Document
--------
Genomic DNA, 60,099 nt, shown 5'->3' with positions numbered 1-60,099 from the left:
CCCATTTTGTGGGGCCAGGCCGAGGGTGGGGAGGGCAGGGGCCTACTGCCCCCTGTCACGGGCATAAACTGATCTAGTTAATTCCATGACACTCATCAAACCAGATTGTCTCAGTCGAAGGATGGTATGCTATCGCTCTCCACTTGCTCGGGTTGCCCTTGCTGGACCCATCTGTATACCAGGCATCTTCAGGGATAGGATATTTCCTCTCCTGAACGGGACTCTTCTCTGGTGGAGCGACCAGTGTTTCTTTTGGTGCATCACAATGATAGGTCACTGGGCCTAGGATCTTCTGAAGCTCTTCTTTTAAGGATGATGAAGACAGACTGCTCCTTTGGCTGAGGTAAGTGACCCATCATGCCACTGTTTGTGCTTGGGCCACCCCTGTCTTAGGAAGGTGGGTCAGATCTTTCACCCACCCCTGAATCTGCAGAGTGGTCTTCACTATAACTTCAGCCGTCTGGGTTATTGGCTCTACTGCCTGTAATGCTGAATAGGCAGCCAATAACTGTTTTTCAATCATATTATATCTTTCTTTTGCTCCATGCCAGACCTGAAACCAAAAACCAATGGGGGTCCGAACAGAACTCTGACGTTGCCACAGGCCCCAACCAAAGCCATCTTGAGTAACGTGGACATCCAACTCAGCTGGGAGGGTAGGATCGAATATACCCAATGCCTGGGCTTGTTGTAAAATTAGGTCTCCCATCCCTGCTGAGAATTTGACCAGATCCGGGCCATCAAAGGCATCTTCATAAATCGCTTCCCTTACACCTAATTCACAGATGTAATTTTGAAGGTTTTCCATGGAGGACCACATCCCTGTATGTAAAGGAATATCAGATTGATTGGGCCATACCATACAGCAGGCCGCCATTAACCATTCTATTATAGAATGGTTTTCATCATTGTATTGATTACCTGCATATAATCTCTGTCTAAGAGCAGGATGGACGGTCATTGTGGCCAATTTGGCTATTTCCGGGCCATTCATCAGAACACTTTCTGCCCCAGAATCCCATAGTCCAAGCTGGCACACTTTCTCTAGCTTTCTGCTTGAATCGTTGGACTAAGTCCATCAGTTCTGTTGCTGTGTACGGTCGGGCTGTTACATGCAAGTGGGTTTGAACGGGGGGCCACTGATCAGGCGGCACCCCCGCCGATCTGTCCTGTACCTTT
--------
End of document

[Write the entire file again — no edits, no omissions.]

Genomic DNA, 60,099 nt, shown 5'->3' with positions numbered 1-60,099 from the left:
CCCATTTTGTGGGGCCAGGCCGAGGGTGGGGAGGGCAGGGGCCTACTGCCCCCTGTCACGGGCATAAACTGATCTAGTTAATTCCATGACACTCATCAAACCAGATTGTCTCAGTCGAAGGATGGTATGCTATCGCTCTCCACTTGCTCGGGTTGCCCTTGCTGGACCCATCTGTATACCAGGCATCTTCAGGGATAGGATATTTCCTCTCCTGAACGGGACTCTTCTCTGGTGGAGCGACCAGTGTTTCTTTTGGTGCATCACAATGATAGGTCACTGGGCCTAGGATCTTCTGAAGCTCTTCTTTTAAGGATGATGAAGACAGACTGCTCCTTTGGCTGAGGTAAGTGACCCATCATGCCACTGTTTGTGCTTGGGCCACCCCTGTCTTAGGAAGGTGGGTCAGATCTTTCACCCACCCCTGAATCTGCAGAGTGGTCTTCACTATAACTTCAGCCGTCTGGGTTATTGGCTCTACTGCCTGTAATGCTGAATAGGCAGCCAATAACTGTTTTTCAATCATATTATATCTTTCTTTTGCTCCATGCCAGACCTGAAACCAAAAACCAATGGGGGTCCGAACAGAACTCTGACGTTGCCACAGGCCCCAACCAAAGCCATCTTGAGTAACGTGGACATCCAACTCAGCTGGGAGGGTAGGATCGAATATACCCAATGCCTGGGCTTGTTGTAAAATTAGGTCTCCCATCCCTGCTGAGAATTTGACCAGATCCGGGCCATCAAAGGCATCTTCATAAATCGCTTCCCTTACACCTAATTCACAGATGTAATTTTGAAGGTTTTCCATGGAGGACCACATCCCTGTATGTAAAGGAATATCAGATTGATTGGGCCATACCATACAGCAGGCCGCCATTAACCATTCTATTATAGAATGGTTTTCATCATTGTATTGATTACCTGCATATAATCTCTGTCTAAGAGCAGGATGGACGGTCATTGTGGCCAATTTGGCTATTTCCGGGCCATTCATCAGAACACTTTCTGCCCCAGAATCCCATAGTCCAAGCTGGCACACTTTCTCTAGCTTTCTGCTTGAATCGTTGGACTAAGTCCATCAGTTCTGTTGCTGTGTACGGTCGGGCTGTTACATGCAAGTGGGTTTGAACGGGGGGCCACTGATCAGGCGGCACCCCCGCCGATCTGTCCTGTACCTTT